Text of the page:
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Protect your home (and more) from winter’s freeze Freezing temperatures may be good for ice skating or building snowmen, but sub-freezing temperatures can be dangerous for the average person and his or her home. Cold weather often leaves people scurrying to do whatever is necessary to safeguard themselves from the big chill. But it’s important homeowners also protect their homes in cold weather. Plumbing Plumbing and pipes may be vulnerable to cold weather. Frozen pipes may burst and cause substantial damage to a home, potentially causing flooding and structural damage. Homeowners should disconnect and drain garden hoses before winter arrives. Water to outdoor hose bibs should be turned off, though the valves on these outdoor faucets should be left open to drain. Also, outdoor faucets can be covered with insulating foam covers. The Red Cross says pipes that freeze most frequently include pipes in unheated areas, such as basements, attics, garages, and crawl spaces. Close vents to the outside in areas like attics and basements to limit the amount of cold air that gets indoors. Think about insulating unheated areas, as well as using pipe sleeves, heat tape or wraps on exposed pipes.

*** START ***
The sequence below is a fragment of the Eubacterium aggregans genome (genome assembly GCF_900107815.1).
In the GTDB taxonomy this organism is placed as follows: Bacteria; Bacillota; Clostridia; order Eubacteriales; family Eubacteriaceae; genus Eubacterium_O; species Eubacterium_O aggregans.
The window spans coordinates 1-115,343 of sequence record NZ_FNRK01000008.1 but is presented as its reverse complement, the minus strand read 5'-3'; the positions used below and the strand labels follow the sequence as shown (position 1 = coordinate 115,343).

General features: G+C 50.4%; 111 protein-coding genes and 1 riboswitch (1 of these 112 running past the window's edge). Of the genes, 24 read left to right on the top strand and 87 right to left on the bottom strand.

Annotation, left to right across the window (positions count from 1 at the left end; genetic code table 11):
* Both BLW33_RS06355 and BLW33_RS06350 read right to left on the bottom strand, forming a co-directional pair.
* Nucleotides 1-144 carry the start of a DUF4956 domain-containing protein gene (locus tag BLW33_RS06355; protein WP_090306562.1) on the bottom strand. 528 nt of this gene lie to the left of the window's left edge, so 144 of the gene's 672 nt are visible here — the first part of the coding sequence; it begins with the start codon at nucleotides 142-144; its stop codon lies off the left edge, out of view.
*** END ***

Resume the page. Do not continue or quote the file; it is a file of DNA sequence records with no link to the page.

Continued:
By opening kitchen and bathroom cabinet doors, homeowners can allow warm air from a home to reach pipes under the sink. During extreme freezes, keep cold water dripping from a sink to prevent pipes from freezing. Service HVAC systems It’s important to ensure that heating systems are working properly prior to the coldweather season. It may only take hours for the interior of a home to reach dangerously low temperatures without adequate heat. Homeowners should schedule annual checkups of furnaces and hot water heaters. Inspect the heat exchanger for cracks, install a clean air filter and make sure all thermostats are working properly. Have fuel ready Homeowners who heat their homes with oil, wood or coal should make sure they have plenty of fuel on hand in advance of winter. Shortages can occur, and it may take some time for new fuel to arrive in the midst of a cold snap. As a precaution, homeowners can rely on portable space heaters to fill in the heating gaps during freezing temperatures. Exercise extreme caution with these devices, turning them off when leaving the room and remembering to avoid overloading outlets. Protect outside Drain birdbaths, clean out downspouts and remove water from other items where water can freeze and cause damage. Inspect roofing prior to the snowy season, but stay off roofs during freezing weather. Remove snow shovels and other winter gear from storage and make sure the items are easily accessible during snowstorms. Winter’s bite can be severe. Homeowners can protect themselves and their properties when the freeze sets in.